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The dangers of the Snapchat app

10:07 AM, Mar 20, 2013   |    comments
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JACKSONVILLE, Fla. -- Maybe you've seen the Snapchat ghostlike image on your teen's phone. You'll want to know what it is, what it has the power to do and how it could haunt your child for years to come.

Snapchat claims it self destructs text messages, video and pictures after they're sent. Take a picture, set the timer and when the user opens the message to see it he or she has between 1 and 10 seconds before it disappears off their phone.

But is it really gone forever? Some say not so fast. Those pictures may still end up on the Internet. "There's no guarantee," says Jacksonville University Professor Angela Mattia who teaches social media classes. "The problem is once people figure out there's that illusion of safety out there then people start figuring out a way to abuse it."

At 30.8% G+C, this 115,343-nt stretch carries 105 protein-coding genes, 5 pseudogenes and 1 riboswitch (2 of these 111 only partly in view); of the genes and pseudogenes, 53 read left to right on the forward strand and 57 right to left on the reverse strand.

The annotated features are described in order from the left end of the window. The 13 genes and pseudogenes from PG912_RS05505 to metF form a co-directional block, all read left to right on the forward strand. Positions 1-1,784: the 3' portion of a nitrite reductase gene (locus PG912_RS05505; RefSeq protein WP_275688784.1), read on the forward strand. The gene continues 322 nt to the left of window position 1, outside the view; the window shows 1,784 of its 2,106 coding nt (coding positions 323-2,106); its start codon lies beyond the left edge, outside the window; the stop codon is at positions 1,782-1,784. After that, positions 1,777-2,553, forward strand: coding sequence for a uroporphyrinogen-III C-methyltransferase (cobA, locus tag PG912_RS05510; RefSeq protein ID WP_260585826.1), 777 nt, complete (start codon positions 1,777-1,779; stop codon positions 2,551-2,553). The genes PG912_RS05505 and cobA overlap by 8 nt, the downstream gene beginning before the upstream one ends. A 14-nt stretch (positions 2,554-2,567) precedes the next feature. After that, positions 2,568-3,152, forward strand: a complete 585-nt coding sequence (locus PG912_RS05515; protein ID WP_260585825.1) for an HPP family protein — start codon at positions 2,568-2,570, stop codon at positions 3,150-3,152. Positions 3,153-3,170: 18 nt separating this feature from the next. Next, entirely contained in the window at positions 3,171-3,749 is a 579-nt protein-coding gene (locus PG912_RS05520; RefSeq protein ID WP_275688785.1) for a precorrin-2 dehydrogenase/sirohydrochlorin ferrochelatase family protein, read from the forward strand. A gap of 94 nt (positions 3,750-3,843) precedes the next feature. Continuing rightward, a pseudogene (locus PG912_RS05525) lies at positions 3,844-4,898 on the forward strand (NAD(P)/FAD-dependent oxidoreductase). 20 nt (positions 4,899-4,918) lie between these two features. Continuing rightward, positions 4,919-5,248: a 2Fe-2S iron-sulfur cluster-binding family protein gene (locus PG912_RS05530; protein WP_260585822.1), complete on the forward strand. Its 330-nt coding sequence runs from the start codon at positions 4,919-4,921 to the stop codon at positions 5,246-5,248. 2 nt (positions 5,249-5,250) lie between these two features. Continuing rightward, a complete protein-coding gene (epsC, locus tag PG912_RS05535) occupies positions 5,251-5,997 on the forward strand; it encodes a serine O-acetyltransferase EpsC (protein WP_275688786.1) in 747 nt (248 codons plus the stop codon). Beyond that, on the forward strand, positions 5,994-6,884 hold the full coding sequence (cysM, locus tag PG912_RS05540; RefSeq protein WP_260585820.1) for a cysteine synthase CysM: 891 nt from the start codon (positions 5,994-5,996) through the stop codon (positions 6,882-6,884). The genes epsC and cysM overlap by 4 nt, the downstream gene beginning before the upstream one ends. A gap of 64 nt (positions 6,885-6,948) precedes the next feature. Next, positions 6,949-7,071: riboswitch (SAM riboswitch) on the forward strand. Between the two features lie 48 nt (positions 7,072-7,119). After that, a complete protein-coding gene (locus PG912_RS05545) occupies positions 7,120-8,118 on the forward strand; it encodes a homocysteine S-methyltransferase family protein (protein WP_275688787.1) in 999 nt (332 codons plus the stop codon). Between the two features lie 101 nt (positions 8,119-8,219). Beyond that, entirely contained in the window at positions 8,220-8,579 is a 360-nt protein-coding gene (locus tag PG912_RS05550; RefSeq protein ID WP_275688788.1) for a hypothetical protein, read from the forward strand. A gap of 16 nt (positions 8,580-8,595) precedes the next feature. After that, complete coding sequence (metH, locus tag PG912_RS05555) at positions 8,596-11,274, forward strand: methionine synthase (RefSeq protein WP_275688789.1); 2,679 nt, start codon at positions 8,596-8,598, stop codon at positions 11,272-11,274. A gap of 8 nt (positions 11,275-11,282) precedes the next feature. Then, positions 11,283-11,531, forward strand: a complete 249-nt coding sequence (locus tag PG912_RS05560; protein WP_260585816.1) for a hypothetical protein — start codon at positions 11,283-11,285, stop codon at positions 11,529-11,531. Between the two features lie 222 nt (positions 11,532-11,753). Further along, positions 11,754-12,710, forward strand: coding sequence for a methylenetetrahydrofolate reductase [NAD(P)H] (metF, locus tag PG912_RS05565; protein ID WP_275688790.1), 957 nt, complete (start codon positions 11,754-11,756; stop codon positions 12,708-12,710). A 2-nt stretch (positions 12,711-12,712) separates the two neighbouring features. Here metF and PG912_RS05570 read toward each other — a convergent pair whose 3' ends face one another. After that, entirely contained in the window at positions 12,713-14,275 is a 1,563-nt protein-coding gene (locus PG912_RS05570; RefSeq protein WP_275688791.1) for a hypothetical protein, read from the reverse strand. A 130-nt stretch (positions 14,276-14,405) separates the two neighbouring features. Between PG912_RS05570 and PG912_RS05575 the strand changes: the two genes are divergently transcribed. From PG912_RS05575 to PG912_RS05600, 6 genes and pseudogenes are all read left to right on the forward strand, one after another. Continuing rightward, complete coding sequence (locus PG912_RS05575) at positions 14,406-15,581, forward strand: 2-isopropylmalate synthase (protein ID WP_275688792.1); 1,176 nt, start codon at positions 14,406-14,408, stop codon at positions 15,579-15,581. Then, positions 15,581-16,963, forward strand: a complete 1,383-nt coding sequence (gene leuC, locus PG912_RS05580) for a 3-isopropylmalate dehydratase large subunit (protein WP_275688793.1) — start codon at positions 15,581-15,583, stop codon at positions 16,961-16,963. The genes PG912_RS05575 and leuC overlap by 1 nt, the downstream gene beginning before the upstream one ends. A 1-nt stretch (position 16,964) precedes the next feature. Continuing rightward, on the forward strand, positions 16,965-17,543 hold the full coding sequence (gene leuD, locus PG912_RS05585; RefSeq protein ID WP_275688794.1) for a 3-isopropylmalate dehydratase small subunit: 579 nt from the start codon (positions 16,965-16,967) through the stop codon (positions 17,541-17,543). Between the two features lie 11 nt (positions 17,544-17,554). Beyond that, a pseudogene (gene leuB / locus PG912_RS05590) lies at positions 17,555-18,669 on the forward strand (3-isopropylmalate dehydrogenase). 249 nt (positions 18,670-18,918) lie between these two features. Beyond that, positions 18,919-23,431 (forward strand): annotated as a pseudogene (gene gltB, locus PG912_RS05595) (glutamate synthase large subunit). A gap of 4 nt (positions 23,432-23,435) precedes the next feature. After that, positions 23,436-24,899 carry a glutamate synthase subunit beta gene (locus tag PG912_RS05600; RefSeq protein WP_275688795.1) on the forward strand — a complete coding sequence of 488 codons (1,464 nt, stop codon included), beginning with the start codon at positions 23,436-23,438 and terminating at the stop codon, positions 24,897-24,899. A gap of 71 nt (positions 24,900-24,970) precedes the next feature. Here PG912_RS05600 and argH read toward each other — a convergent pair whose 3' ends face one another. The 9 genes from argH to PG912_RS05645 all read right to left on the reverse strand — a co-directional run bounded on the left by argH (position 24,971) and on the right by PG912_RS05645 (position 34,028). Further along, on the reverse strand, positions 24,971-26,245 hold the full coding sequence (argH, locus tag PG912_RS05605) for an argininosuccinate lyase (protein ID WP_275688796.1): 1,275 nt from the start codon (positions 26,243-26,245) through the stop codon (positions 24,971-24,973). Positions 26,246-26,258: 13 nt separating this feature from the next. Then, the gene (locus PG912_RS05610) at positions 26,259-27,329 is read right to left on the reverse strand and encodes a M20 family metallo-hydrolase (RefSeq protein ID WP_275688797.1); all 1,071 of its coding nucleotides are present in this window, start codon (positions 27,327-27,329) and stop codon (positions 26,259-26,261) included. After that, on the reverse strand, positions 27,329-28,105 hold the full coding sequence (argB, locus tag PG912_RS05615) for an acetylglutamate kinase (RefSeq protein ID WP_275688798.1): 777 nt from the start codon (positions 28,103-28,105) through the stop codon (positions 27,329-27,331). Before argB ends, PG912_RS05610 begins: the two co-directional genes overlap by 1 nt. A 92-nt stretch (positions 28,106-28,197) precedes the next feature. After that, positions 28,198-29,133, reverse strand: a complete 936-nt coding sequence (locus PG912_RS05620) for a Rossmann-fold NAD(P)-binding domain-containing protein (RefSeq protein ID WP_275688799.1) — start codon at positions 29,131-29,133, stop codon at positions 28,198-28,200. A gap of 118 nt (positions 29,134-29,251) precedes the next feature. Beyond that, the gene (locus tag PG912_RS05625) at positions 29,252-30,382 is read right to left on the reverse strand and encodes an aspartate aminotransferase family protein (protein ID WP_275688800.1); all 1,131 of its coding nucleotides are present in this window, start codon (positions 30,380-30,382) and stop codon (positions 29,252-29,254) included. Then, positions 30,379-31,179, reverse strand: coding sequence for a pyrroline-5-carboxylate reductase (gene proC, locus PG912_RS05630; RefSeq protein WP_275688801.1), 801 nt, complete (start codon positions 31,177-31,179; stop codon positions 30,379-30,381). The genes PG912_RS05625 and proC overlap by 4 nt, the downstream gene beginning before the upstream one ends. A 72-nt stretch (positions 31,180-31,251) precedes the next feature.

It's easy to set up a screen grab. Snapchat warns the sender that the message has been grabbed. The recipient can recall the picture but the sender cannot. Many teens and young adults use Snapchat.

Parents are concerned inappropriate pictures are being sent. "In social media you can't say 100% that something is deleted. It can still be out there. So I would say online in general teach your children nothing is safe," says Mattia.

Another thing to keep in mind is that those pictures your child never wanted the public to see may also hurt his or her chances of getting a job in the future.

More than 60-million snaps are sent each day. We'll have to wait if Snapchat will continue to be popular or end up self-destructing.

If you'd like more information on Snapchat here are some social media tips.

First Coast News

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